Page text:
A guide to drug and alcohol rehab in Merton, London
Drug and alcohol rehabilitation services can seem hard to navigate, as there are lots of options available and it’s not always easy to know what’s right for you. Deciding to get help for addiction is an emotional enough time as it is and finding out all you need to know about services in the Merton area takes time, so UKAT have done the hard work for you. The following guide is an introduction to choosing the right treatment for addiction in the London area.
Frequently asked questions about rehab in Merton, London:
- Are rehabs open in London during the Coronavirus outbreak?
- Do free rehabs exist in London?
- How do I pay for rehab?
- Can I get funding through the NHS?
- Can you force someone to go to rehab?
- Which drug addictions can be treated in rehab?
- How long should I go to rehab for?
- Is rehab confidential?
- Can I visit a loved one during rehab?
What is rehab?
Choosing to go to rehab represents a very brave decision that a person has made to change their life for the better. Rehab might take place at a clinic or day centre, but it can also be residential. Treatment often starts with a detox to help you withdraw from substances safely, before you embark on a programme of activities and holistic therapies alongside peers who can support you to stay sober. A medical detox may be necessary for those with severe addiction.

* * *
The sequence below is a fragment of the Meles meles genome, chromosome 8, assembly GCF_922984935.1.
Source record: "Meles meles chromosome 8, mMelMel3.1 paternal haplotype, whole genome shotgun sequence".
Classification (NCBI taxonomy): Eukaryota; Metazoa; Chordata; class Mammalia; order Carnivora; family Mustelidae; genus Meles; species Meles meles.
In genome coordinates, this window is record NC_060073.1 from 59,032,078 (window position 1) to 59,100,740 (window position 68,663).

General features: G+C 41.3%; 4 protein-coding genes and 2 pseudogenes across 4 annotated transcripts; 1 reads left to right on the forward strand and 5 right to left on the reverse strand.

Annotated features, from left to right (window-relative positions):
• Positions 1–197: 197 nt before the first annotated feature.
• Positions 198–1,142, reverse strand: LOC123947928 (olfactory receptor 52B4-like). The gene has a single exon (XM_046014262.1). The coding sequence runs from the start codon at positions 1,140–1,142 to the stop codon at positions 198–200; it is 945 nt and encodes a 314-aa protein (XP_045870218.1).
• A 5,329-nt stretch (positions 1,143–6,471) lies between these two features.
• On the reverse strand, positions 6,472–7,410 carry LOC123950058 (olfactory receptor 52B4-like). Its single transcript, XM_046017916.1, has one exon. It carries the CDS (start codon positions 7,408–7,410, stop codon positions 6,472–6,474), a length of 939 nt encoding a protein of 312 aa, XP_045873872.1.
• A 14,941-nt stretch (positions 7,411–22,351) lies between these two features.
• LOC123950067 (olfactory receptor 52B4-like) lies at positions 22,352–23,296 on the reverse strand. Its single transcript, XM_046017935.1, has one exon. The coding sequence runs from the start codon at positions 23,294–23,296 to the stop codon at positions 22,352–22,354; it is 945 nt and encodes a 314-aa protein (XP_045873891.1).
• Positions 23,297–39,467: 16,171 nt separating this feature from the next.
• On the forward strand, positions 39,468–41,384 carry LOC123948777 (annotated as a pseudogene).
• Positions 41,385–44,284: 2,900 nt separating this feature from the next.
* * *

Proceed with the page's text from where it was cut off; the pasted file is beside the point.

Whatever programme type you choose, you will likely meet a staff team made up of clinical professionals, such as doctors, nurses and therapists, as well as people with lived experience of addiction to give you advice and support. You will also be encouraged to share your learning with others who are on the same programme, to hear stories you can relate to and support each other to remain in recovery. Many people often find that the people they meet in rehab become lifelong friends.
Following your rehab treatment programme, many people get involved in aftercare to help keep them engaged with sobriety long-term. This usually involves access to information and advice, as well as communities to provide support. For example, if you are a client with UKAT, you will receive access to the Alumni community as soon as you are discharged.
Is rehab free?